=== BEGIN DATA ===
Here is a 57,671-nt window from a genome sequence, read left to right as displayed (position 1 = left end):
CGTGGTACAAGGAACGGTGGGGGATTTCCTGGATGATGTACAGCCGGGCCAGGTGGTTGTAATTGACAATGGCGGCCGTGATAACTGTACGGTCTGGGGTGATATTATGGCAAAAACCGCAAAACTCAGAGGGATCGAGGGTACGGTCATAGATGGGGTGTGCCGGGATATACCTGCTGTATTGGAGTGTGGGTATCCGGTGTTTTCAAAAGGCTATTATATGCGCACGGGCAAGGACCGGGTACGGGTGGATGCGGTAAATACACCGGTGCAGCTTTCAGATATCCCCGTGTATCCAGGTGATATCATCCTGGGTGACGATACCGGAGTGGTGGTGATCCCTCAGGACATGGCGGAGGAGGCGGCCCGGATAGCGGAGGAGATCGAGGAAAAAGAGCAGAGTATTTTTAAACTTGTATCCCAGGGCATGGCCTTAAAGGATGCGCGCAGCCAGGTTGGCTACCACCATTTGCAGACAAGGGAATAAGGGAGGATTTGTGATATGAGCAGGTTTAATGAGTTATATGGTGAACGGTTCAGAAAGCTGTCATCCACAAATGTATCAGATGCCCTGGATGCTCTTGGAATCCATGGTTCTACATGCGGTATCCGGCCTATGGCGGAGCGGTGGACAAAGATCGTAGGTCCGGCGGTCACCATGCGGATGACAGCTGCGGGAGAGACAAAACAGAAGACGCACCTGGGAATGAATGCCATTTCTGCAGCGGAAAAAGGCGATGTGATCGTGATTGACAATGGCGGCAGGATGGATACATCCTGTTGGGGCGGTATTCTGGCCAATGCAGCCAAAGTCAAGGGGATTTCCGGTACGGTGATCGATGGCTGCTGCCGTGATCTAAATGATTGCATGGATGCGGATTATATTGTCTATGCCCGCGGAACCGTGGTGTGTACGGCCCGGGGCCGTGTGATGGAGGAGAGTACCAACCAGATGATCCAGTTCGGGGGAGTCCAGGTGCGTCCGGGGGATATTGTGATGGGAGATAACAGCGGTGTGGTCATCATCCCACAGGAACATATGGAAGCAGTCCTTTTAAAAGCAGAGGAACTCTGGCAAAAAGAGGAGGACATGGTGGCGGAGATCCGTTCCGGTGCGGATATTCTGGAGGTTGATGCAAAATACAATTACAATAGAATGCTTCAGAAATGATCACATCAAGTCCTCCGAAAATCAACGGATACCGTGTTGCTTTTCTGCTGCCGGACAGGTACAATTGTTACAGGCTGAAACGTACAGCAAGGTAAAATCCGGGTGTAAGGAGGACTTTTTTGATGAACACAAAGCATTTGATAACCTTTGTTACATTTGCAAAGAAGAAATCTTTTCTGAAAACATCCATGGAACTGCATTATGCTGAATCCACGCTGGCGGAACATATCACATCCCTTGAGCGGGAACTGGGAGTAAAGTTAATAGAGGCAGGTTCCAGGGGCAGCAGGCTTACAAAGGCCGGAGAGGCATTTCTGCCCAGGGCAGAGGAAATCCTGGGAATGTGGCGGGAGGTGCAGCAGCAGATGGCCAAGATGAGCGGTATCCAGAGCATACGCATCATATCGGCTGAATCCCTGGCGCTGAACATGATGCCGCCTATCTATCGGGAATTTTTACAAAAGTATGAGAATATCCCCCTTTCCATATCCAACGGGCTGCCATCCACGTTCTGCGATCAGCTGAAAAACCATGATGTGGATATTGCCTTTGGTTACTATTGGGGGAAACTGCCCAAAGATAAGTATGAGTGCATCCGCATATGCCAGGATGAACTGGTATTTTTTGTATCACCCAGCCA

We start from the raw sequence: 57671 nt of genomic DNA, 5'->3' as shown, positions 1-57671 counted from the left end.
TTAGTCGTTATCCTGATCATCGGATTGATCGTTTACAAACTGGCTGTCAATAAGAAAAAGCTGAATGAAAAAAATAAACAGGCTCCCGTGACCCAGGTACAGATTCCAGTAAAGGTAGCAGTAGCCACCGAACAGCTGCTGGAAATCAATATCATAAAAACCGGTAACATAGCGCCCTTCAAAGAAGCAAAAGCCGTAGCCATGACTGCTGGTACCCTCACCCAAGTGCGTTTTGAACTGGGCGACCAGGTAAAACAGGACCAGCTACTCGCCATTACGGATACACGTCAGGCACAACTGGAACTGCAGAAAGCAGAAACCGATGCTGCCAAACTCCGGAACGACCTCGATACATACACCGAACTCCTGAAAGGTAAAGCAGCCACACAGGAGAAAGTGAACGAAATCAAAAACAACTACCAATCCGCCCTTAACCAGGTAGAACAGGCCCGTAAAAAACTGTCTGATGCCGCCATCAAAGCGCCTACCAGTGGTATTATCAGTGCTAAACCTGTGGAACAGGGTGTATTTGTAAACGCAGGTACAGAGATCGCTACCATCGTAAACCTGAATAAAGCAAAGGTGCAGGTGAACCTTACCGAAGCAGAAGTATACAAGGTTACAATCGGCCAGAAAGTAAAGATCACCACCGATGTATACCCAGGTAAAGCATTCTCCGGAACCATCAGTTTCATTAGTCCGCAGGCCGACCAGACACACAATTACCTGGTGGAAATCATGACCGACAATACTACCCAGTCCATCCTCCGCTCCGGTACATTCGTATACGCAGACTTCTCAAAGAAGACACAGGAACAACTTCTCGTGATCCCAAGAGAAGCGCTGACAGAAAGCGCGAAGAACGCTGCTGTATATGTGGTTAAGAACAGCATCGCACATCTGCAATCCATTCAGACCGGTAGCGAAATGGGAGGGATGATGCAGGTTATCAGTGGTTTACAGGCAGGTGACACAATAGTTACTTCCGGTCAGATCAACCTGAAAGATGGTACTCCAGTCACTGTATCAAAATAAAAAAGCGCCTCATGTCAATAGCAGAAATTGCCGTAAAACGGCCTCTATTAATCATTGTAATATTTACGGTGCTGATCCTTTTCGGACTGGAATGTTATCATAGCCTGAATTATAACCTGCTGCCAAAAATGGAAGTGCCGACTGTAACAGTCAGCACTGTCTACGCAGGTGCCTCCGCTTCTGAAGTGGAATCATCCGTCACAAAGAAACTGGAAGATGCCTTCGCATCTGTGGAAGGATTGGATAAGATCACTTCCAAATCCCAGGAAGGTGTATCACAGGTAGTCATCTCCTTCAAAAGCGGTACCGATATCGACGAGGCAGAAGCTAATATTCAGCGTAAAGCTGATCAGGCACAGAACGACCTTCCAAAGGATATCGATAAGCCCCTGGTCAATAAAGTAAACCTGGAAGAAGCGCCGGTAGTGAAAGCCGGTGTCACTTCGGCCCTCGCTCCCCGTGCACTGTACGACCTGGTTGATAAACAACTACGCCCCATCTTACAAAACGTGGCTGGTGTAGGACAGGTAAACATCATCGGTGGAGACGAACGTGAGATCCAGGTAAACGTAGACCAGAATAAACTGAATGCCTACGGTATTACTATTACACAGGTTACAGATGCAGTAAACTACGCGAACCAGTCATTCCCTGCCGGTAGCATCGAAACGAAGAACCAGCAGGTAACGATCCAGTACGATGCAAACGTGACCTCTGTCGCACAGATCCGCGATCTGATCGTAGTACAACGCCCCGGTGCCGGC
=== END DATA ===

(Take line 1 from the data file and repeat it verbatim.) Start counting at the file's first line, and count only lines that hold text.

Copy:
Here is a 57,671-nt window from a genome sequence, read left to right as displayed (position 1 = left end):